Carpatho-Rusyns are one of the major ethnic groups of Pennsylvania. From the time they settled the state’s small towns and cities in the late 1870s until the present time, Carpatho-Rusyns have left an indelible mark on the state, and their story should be told. This blog is about a project that will do just that. Read more

Thursday, July 9, 2015

Carpatho-Rusyn Immigration Studies: The View from 1974

I pulled this book off my shelf the other day and sat down to read it again.

Conference on Carpatho-Ruthenian Immigration, Stephen Reynolds, and Richard Renoff. Proceedings of the Conference On Carpatho-Ruthenian Immigration, 8 June 1974. Cambridge, Mass.: Harvard Ukrainian Research Institute, 1975.

At the conference, held at Harvard University, 15 scholars met to lay the groundwork for methodical study of Carpatho-Rusyns in the U.S.: to establish guidelines for terminology, research procedures, and geographical boundaries of the ethnic group; to exchange bibliographic and documentary data; and to discuss basic project-related research problems.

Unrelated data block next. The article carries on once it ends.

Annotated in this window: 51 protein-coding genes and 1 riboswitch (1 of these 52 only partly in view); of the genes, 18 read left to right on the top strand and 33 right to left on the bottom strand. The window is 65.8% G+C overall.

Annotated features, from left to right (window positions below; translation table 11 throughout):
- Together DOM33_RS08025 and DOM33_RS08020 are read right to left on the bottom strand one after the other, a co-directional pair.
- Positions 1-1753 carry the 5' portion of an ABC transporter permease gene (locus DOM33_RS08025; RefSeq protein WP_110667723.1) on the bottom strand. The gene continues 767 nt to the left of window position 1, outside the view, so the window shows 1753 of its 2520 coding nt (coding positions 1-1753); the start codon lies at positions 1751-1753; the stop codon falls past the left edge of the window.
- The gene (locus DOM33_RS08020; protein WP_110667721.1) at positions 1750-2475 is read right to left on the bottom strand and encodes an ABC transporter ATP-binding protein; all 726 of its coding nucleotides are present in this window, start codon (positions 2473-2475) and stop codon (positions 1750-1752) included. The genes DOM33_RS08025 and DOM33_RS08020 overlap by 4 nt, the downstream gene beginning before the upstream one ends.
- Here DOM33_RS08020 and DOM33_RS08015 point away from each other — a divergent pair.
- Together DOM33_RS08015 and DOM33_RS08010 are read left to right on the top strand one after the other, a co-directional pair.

They proposed and described a wide-reaching research project, some aspects of which have been essentially completed, and others that unfortunately have not come to fruition.

The discussion covered a wide variety of topics relevant to the Rusyn immigration, such as:
  • Carpatho-Ruthenian Publications in the United States;
  • Anthology of Documents;
  • The Language of Carpatho-Ruthenian Publications;
  • Geographic Settlement Patterns;
  • Carpatho-Ruthenian Religious Music (which, while eminently worthy of study, seems as described here to be out of place in the study of Rusyn immigration).
I'm not sure how much reading this text years ago influenced the concept for my book, but I see some echoes of it particularly in the "settlement patterns" discussion. While I hope that my work will be a major contribution toward what was envisioned 41 years ago, a lot of the other issues raised are still waiting to be addressed in depth by specialists in the field. Lots of worthwhile angles remain to pursue!

Here's the portion most relevant to my work.

Andrew Perejda: Geographic Settlement Patterns